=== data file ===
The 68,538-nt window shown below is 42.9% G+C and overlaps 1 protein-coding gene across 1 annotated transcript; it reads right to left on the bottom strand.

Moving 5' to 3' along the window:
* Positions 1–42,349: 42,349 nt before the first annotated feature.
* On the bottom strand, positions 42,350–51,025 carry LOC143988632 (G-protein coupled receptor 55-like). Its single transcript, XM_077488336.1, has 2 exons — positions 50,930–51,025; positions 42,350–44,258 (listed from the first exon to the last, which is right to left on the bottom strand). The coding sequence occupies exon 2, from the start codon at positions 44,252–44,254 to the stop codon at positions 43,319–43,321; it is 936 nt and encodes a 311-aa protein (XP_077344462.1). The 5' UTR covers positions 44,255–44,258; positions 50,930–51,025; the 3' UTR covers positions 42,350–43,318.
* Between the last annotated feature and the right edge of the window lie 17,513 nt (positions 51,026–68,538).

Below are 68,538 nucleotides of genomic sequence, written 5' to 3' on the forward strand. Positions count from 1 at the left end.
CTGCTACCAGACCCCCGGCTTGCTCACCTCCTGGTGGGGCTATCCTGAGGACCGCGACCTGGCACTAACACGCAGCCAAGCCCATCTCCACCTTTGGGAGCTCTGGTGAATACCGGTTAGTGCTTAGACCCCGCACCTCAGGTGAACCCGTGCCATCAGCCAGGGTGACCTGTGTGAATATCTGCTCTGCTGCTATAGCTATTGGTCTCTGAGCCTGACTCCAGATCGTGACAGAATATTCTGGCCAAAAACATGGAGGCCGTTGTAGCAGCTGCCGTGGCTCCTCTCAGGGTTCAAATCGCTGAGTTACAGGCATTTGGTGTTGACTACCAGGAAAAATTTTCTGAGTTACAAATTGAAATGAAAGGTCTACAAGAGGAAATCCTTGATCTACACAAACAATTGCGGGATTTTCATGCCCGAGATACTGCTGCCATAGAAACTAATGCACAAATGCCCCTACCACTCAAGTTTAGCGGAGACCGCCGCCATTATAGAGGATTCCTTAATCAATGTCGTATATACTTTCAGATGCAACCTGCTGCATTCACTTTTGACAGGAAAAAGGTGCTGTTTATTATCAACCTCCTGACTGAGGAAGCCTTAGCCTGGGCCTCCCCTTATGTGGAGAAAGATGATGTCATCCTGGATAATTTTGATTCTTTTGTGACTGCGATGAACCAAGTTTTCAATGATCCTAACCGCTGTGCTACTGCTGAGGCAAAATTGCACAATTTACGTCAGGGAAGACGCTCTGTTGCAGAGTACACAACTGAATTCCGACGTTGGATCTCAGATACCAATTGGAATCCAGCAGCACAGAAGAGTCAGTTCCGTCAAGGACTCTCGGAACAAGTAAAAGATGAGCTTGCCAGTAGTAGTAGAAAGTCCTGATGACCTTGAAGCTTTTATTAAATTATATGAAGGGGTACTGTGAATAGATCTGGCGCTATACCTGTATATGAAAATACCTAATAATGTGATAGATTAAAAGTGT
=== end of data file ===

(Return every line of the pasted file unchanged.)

The 68,538-nt window shown below is 42.9% G+C and overlaps 1 protein-coding gene across 1 annotated transcript; it reads right to left on the bottom strand.

Moving 5' to 3' along the window:
* Positions 1–42,349: 42,349 nt before the first annotated feature.
* On the bottom strand, positions 42,350–51,025 carry LOC143988632 (G-protein coupled receptor 55-like). Its single transcript, XM_077488336.1, has 2 exons — positions 50,930–51,025; positions 42,350–44,258 (listed from the first exon to the last, which is right to left on the bottom strand). The coding sequence occupies exon 2, from the start codon at positions 44,252–44,254 to the stop codon at positions 43,319–43,321; it is 936 nt and encodes a 311-aa protein (XP_077344462.1). The 5' UTR covers positions 44,255–44,258; positions 50,930–51,025; the 3' UTR covers positions 42,350–43,318.
* Between the last annotated feature and the right edge of the window lie 17,513 nt (positions 51,026–68,538).

Below are 68,538 nucleotides of genomic sequence, written 5' to 3' on the forward strand. Positions count from 1 at the left end.
CTGCTACCAGACCCCCGGCTTGCTCACCTCCTGGTGGGGCTATCCTGAGGACCGCGACCTGGCACTAACACGCAGCCAAGCCCATCTCCACCTTTGGGAGCTCTGGTGAATACCGGTTAGTGCTTAGACCCCGCACCTCAGGTGAACCCGTGCCATCAGCCAGGGTGACCTGTGTGAATATCTGCTCTGCTGCTATAGCTATTGGTCTCTGAGCCTGACTCCAGATCGTGACAGAATATTCTGGCCAAAAACATGGAGGCCGTTGTAGCAGCTGCCGTGGCTCCTCTCAGGGTTCAAATCGCTGAGTTACAGGCATTTGGTGTTGACTACCAGGAAAAATTTTCTGAGTTACAAATTGAAATGAAAGGTCTACAAGAGGAAATCCTTGATCTACACAAACAATTGCGGGATTTTCATGCCCGAGATACTGCTGCCATAGAAACTAATGCACAAATGCCCCTACCACTCAAGTTTAGCGGAGACCGCCGCCATTATAGAGGATTCCTTAATCAATGTCGTATATACTTTCAGATGCAACCTGCTGCATTCACTTTTGACAGGAAAAAGGTGCTGTTTATTATCAACCTCCTGACTGAGGAAGCCTTAGCCTGGGCCTCCCCTTATGTGGAGAAAGATGATGTCATCCTGGATAATTTTGATTCTTTTGTGACTGCGATGAACCAAGTTTTCAATGATCCTAACCGCTGTGCTACTGCTGAGGCAAAATTGCACAATTTACGTCAGGGAAGACGCTCTGTTGCAGAGTACACAACTGAATTCCGACGTTGGATCTCAGATACCAATTGGAATCCAGCAGCACAGAAGAGTCAGTTCCGTCAAGGACTCTCGGAACAAGTAAAAGATGAGCTTGCCAGTAGTAGTAGAAAGTCCTGATGACCTTGAAGCTTTTATTAAATTATATGAAGGGGTACTGTGAATAGATCTGGCGCTATACCTGTATATGAAAATACCTAATAATGTGATAGATTAAAAGTGT